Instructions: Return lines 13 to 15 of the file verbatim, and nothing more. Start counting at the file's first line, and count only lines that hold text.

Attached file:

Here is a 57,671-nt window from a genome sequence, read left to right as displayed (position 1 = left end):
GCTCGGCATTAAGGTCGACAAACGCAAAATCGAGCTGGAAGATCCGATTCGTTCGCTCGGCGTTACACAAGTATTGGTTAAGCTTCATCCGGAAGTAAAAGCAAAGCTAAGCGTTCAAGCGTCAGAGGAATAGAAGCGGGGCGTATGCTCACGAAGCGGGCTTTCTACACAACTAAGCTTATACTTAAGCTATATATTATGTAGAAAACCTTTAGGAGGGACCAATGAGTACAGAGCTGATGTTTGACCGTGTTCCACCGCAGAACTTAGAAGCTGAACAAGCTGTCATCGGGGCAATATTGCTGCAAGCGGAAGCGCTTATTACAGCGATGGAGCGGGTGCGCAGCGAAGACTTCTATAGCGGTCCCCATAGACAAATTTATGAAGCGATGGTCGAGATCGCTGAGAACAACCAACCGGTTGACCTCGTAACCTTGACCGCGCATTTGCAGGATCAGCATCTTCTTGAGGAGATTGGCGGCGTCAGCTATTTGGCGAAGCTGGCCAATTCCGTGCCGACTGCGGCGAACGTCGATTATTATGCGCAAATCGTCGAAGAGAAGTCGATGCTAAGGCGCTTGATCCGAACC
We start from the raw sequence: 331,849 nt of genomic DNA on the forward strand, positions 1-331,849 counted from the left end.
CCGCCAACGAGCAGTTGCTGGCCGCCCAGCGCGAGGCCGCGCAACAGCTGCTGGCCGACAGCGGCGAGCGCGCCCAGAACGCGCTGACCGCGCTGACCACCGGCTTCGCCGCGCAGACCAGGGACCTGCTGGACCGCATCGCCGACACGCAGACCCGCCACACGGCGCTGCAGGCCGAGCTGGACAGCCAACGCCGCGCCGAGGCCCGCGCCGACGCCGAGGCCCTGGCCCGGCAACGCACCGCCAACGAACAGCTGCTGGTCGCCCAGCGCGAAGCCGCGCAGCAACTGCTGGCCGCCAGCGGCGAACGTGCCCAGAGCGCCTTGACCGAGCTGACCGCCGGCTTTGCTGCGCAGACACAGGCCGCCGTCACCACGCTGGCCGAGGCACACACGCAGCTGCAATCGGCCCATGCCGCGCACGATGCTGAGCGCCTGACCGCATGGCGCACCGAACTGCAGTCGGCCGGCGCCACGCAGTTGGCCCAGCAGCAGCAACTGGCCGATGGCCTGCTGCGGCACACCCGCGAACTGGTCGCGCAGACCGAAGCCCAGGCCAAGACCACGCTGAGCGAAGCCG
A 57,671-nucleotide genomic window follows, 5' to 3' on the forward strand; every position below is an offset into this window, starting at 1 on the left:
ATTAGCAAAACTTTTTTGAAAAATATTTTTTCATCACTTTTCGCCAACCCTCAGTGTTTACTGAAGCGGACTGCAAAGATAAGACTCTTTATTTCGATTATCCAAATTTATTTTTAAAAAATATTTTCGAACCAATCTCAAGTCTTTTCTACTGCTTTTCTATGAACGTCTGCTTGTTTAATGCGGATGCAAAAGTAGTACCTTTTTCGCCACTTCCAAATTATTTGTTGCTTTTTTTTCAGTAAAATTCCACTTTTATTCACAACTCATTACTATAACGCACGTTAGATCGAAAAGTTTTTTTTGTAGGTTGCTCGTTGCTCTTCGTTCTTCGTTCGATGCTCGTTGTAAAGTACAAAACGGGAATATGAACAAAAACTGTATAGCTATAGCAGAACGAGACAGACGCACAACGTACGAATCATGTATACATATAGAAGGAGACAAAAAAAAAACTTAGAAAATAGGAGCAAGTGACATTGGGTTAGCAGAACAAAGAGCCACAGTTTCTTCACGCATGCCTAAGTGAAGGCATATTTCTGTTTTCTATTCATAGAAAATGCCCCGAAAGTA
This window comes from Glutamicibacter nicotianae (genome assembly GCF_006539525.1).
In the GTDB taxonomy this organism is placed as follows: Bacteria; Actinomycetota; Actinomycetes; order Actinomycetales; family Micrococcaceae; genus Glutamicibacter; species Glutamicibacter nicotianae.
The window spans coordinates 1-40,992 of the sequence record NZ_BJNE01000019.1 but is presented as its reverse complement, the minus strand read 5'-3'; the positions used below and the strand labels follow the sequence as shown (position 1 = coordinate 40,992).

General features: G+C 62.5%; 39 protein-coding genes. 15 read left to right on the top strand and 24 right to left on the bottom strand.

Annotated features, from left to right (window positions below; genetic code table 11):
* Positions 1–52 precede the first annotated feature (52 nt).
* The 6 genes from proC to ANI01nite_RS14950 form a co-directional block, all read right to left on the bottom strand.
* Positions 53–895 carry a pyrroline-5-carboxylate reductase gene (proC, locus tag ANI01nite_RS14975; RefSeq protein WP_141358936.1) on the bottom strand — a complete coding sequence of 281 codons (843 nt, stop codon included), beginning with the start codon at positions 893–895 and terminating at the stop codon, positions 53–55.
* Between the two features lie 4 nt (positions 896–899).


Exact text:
* The 6 genes from proC to ANI01nite_RS14950 form a co-directional block, all read right to left on the bottom strand.
* Positions 53–895 carry a pyrroline-5-carboxylate reductase gene (proC, locus tag ANI01nite_RS14975; RefSeq protein WP_141358936.1) on the bottom strand — a complete coding sequence of 281 codons (843 nt, stop codon included), beginning with the start codon at positions 893–895 and terminating at the stop codon, positions 53–55.
* Between the two features lie 4 nt (positions 896–899).